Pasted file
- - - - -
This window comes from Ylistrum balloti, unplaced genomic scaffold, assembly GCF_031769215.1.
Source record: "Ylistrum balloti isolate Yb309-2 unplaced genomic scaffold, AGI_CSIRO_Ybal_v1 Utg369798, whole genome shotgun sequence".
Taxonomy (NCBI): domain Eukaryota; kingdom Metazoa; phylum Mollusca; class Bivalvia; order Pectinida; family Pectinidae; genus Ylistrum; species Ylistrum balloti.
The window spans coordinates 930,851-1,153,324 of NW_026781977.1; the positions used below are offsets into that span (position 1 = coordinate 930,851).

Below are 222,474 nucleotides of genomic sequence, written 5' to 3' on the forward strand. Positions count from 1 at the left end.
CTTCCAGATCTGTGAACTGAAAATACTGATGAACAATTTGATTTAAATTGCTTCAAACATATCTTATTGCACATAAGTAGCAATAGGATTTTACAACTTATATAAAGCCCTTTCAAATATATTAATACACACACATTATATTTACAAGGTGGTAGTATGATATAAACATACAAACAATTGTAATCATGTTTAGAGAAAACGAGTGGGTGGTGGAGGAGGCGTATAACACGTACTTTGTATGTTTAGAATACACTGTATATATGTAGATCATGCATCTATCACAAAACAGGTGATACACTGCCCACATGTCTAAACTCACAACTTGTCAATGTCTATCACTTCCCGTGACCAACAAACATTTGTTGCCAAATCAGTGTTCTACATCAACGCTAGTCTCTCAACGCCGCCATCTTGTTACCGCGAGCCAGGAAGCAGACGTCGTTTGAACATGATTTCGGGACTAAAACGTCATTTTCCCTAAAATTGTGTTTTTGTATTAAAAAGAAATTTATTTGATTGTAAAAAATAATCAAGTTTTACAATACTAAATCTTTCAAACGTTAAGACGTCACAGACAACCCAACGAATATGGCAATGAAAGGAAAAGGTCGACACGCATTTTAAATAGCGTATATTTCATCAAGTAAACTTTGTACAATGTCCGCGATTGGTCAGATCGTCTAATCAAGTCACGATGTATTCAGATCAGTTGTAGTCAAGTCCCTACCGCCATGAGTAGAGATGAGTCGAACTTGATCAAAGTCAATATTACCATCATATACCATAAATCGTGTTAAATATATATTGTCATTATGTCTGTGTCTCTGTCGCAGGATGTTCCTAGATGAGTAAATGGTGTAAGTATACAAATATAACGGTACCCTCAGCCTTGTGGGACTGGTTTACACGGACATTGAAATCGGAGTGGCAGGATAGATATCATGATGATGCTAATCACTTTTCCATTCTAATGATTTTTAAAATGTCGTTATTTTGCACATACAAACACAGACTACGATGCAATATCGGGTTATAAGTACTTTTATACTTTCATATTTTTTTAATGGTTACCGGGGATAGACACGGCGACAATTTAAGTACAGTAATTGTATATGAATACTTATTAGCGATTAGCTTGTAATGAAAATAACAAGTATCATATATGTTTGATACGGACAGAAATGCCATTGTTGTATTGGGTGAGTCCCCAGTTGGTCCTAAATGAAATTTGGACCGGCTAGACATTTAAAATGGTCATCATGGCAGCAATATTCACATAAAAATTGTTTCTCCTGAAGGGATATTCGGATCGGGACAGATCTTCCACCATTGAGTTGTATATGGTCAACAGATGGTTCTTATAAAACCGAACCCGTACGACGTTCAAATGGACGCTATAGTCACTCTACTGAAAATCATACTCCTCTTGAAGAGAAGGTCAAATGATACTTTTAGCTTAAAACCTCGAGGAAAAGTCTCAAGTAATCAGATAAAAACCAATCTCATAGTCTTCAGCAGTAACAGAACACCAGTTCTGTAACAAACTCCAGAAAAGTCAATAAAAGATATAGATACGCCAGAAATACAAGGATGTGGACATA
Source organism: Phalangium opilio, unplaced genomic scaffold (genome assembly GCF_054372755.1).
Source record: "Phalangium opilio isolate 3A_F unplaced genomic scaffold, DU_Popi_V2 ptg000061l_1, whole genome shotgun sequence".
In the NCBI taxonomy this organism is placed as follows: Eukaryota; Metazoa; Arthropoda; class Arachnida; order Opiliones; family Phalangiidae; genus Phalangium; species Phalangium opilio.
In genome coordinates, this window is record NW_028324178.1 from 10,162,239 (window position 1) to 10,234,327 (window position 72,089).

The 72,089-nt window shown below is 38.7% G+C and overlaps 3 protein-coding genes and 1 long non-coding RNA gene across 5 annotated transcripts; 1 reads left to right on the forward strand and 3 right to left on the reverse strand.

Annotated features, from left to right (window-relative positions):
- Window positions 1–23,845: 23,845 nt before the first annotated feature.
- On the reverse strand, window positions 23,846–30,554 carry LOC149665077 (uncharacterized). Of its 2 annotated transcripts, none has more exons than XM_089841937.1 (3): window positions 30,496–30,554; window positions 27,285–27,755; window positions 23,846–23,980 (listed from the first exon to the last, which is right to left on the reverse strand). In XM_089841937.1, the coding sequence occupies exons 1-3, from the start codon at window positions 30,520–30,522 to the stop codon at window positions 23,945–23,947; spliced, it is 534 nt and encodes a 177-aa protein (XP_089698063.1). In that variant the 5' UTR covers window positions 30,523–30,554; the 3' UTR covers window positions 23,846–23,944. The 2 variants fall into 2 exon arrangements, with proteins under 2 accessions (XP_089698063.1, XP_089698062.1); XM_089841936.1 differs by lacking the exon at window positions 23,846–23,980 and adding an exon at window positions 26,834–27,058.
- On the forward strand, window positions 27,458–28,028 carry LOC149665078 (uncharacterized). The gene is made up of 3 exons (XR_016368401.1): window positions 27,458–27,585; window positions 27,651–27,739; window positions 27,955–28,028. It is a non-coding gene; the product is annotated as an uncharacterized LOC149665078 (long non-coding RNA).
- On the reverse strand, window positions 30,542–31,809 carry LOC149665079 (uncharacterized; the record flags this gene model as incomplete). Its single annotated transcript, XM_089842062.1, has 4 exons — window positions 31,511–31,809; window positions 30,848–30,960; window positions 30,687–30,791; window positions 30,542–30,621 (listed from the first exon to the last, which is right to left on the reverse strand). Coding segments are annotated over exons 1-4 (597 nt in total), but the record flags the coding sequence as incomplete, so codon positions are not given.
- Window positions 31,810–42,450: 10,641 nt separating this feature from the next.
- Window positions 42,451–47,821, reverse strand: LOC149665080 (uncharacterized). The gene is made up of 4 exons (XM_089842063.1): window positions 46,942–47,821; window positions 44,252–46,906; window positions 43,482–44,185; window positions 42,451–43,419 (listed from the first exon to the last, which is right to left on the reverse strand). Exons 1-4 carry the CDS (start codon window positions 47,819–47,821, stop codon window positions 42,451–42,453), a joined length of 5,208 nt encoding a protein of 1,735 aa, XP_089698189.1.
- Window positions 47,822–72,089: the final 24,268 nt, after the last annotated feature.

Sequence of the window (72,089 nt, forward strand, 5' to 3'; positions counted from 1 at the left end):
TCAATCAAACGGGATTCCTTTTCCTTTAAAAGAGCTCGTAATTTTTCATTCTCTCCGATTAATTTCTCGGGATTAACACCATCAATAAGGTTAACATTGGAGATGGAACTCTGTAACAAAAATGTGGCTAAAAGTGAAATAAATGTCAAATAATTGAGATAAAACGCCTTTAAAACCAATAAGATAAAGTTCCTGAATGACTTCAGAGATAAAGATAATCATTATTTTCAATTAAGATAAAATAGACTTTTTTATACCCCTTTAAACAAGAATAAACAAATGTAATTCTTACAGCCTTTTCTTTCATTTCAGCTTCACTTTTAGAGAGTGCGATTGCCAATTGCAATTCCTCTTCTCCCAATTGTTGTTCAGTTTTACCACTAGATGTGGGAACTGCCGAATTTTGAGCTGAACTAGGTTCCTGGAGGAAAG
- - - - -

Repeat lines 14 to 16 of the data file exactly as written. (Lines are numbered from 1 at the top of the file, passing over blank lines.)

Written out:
- On the reverse strand, window positions 23,846–30,554 carry LOC149665077 (uncharacterized). Of its 2 annotated transcripts, none has more exons than XM_089841937.1 (3): window positions 30,496–30,554; window positions 27,285–27,755; window positions 23,846–23,980 (listed from the first exon to the last, which is right to left on the reverse strand). In XM_089841937.1, the coding sequence occupies exons 1-3, from the start codon at window positions 30,520–30,522 to the stop codon at window positions 23,945–23,947; spliced, it is 534 nt and encodes a 177-aa protein (XP_089698063.1). In that variant the 5' UTR covers window positions 30,523–30,554; the 3' UTR covers window positions 23,846–23,944. The 2 variants fall into 2 exon arrangements, with proteins under 2 accessions (XP_089698063.1, XP_089698062.1); XM_089841936.1 differs by lacking the exon at window positions 23,846–23,980 and adding an exon at window positions 26,834–27,058.
- On the forward strand, window positions 27,458–28,028 carry LOC149665078 (uncharacterized). The gene is made up of 3 exons (XR_016368401.1): window positions 27,458–27,585; window positions 27,651–27,739; window positions 27,955–28,028. It is a non-coding gene; the product is annotated as an uncharacterized LOC149665078 (long non-coding RNA).
- On the reverse strand, window positions 30,542–31,809 carry LOC149665079 (uncharacterized; the record flags this gene model as incomplete). Its single annotated transcript, XM_089842062.1, has 4 exons — window positions 31,511–31,809; window positions 30,848–30,960; window positions 30,687–30,791; window positions 30,542–30,621 (listed from the first exon to the last, which is right to left on the reverse strand). Coding segments are annotated over exons 1-4 (597 nt in total), but the record flags the coding sequence as incomplete, so codon positions are not given.